As my transportation-planner friend often says, MTA is really bad at deciding where they want congestion. There are always bottlenecks in a system; MTA too often lets the traffic pile up where it does the most damage to transit, bicycles, and pedestrians. Think about how Caltrans manages the Bay Bridge; they meter cars coming on the bridge through the toll plaza to keep it moving at most times. MTA could do the same for our streets by modifying the progression of traffic signals to keep auto congestion away from the places where does the most damage to transit, pedestrians, and cyclists.

    It would also be great to see the two-way Hayes go all the way back to Market; this would allow the 21-Hayes to run on Hayes in both directions, rather than make the time-consuming dogleg onto Grove. Making lower Hayes two-way, as well as lower Haight would also allow Hayes and Haight to become better transit streets, while allowing Grove and Page to become great bicycle boulevards.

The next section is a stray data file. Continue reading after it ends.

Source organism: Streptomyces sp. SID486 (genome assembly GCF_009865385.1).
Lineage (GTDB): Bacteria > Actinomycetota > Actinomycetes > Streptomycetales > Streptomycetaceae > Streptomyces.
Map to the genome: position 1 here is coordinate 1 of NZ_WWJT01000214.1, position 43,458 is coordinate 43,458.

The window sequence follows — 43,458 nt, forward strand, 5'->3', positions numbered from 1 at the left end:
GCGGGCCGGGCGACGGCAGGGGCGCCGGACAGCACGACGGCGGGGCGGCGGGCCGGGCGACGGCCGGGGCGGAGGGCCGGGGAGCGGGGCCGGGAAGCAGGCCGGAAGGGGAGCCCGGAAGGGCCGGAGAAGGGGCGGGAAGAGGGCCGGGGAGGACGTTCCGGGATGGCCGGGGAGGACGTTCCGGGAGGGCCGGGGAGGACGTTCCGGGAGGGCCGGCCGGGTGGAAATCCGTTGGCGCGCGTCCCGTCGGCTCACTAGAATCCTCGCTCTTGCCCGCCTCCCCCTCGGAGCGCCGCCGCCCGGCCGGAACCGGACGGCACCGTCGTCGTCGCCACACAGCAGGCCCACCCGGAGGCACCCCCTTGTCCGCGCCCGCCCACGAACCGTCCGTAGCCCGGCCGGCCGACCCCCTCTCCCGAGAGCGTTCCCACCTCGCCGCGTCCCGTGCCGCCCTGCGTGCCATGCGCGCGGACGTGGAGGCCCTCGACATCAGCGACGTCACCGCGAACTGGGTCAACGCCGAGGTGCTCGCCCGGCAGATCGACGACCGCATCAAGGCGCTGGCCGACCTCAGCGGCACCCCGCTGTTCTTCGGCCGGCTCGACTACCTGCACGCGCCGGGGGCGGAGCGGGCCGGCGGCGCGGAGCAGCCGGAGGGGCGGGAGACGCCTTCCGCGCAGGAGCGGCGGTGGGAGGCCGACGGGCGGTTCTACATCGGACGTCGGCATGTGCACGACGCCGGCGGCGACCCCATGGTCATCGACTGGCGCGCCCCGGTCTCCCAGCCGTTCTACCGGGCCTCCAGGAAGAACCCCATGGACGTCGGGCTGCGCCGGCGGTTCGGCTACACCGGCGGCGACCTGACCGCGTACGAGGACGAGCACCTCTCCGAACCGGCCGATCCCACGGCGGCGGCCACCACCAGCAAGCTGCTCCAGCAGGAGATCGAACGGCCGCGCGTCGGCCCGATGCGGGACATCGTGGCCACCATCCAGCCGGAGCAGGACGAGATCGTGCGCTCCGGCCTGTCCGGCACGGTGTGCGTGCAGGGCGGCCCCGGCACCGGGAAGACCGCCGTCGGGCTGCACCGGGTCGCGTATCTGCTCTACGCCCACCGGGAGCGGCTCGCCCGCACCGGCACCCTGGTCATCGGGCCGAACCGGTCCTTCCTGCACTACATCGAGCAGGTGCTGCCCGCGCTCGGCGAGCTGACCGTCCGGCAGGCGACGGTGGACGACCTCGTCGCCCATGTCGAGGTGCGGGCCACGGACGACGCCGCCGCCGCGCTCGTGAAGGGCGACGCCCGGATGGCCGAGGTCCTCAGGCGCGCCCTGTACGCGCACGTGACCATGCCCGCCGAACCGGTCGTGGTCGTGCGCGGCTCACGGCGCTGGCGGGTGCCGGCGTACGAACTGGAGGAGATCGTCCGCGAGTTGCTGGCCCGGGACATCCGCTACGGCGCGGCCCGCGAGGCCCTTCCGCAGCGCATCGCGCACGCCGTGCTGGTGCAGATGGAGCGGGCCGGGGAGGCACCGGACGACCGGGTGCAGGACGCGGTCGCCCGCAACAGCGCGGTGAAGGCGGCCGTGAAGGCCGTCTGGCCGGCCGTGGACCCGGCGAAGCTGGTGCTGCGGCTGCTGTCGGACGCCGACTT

Smart transportation planning allows us to decide how much congestion we want. Smart streets management lets us decide where we want that congestion, and where we don’t.

  • More anti-car nonsense from the city. Deliberately creating traffic congestion is a poor way to do traffic planning. The Muni #21 line runs on Hayes here, which will only make it slower. The city should leave Hayes Valley alone, especially after the disastrous Octavia Blvd., which is now carrying 45,000 cars a day through the neighborhood. Coming soon: thousands of more cars and residents with the Market/Octavia Plan and UC’s massive housing development on lower Haight Street. Why is this good planning?

  • Like Charles said, if you ban cars from the lane then you’ve got the buffer. Since the lane would never be drivable, and only ever parking or Muni, it could be striped in a way that makes it look unusable. The TA suggested hashing for the bus only lanes on Market Street to discourage people from driving in them since until recently the MTA/Muni used the diamond used everywhere else to mark commuter lanes.